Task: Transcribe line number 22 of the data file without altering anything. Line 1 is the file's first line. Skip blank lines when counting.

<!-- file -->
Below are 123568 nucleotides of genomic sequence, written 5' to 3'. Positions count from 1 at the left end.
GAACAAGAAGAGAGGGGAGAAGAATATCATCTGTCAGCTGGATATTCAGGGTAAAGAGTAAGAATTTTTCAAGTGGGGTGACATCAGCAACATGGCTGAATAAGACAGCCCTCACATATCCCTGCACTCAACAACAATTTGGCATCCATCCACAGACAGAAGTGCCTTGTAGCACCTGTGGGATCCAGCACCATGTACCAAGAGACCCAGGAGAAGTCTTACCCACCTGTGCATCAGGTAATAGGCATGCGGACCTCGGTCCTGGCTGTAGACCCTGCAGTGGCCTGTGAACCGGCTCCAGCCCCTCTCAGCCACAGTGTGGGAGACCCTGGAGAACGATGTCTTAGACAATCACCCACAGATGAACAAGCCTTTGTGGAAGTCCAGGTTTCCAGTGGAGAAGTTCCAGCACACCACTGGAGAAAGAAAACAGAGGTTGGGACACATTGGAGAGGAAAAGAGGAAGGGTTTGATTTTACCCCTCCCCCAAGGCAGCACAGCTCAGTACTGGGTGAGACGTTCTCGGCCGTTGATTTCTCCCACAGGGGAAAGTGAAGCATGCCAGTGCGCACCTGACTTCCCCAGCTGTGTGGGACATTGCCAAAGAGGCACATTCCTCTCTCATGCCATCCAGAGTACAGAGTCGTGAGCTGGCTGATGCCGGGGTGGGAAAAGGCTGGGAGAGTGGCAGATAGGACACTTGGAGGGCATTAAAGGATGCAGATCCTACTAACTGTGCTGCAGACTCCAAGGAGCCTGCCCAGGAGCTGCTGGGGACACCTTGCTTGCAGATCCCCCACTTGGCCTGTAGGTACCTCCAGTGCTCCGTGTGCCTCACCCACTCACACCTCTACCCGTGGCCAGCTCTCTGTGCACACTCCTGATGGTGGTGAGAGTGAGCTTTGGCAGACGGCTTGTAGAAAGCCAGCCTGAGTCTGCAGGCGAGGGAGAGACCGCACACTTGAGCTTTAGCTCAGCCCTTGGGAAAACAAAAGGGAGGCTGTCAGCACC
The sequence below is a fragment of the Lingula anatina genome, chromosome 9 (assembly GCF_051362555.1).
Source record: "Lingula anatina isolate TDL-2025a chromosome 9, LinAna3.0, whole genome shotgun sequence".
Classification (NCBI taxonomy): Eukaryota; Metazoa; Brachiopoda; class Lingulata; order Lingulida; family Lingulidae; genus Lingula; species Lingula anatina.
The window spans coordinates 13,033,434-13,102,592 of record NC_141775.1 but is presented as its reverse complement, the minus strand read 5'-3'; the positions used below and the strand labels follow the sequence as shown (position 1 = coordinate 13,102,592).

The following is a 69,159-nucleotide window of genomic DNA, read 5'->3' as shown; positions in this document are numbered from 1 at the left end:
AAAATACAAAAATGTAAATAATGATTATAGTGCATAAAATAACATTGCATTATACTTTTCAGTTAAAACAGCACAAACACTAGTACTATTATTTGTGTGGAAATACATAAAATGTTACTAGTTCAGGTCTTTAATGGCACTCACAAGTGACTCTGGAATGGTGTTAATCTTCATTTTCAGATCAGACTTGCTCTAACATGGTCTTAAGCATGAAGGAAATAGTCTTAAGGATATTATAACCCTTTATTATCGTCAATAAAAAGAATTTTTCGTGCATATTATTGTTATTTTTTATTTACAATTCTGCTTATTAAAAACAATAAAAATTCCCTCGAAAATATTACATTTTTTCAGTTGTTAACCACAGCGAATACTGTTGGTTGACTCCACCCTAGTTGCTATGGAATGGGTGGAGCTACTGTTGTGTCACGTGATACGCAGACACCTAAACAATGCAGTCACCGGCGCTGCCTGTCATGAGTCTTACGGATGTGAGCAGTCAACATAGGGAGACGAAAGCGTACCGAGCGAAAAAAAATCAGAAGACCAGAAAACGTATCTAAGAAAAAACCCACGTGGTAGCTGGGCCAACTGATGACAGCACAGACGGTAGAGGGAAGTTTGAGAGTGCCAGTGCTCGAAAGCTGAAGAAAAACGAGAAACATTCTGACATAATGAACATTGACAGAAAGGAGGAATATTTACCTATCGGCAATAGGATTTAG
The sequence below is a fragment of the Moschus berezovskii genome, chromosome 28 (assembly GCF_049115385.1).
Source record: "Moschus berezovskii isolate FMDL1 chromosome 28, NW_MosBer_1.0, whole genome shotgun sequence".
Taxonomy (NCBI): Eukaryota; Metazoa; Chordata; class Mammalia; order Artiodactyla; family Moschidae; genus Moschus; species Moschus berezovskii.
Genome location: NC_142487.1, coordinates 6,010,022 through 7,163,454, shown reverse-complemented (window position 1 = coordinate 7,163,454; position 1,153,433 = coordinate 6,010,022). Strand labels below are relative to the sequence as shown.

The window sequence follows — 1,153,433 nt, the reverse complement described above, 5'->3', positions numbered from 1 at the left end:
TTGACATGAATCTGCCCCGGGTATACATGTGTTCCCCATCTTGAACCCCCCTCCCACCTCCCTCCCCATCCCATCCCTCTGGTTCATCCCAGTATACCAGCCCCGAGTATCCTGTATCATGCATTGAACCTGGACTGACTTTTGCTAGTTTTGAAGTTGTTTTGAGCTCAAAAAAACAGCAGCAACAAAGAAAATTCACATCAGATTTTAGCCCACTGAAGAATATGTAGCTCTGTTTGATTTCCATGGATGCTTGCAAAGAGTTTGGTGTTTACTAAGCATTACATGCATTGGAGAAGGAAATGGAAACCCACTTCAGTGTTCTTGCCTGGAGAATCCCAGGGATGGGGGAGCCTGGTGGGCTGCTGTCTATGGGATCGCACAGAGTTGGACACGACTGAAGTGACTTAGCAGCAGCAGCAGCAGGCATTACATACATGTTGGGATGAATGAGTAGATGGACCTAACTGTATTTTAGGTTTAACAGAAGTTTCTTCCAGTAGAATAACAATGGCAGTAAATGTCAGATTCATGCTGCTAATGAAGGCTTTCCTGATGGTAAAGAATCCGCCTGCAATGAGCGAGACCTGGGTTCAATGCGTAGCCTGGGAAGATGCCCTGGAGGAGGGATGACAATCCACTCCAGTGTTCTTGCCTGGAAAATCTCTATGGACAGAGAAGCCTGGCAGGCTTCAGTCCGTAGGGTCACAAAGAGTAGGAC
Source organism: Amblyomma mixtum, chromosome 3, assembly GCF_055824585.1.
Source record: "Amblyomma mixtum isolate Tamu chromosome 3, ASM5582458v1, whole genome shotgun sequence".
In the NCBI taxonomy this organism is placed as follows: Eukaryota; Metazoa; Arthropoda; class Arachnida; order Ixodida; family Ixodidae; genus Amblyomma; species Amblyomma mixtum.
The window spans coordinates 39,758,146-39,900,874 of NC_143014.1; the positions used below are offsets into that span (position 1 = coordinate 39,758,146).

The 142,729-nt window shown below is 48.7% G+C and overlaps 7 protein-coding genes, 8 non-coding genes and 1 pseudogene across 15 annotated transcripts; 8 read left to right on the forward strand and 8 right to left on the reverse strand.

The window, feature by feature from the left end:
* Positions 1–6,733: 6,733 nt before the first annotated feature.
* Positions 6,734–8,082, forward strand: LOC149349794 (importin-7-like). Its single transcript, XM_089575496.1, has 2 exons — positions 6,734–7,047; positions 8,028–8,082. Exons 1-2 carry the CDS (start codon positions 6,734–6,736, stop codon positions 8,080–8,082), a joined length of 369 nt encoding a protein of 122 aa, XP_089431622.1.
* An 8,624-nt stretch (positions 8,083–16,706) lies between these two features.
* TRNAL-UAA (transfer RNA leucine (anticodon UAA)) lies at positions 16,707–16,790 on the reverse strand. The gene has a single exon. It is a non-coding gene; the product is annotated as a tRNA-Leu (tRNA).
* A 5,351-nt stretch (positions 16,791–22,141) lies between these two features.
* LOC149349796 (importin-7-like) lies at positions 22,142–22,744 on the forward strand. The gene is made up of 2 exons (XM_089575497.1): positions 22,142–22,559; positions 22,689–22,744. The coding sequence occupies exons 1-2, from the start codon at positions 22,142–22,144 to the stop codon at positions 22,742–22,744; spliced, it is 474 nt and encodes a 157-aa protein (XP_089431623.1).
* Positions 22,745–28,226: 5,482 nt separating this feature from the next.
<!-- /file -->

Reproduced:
* Positions 6,734–8,082, forward strand: LOC149349794 (importin-7-like). Its single transcript, XM_089575496.1, has 2 exons — positions 6,734–7,047; positions 8,028–8,082. Exons 1-2 carry the CDS (start codon positions 6,734–6,736, stop codon positions 8,080–8,082), a joined length of 369 nt encoding a protein of 122 aa, XP_089431622.1.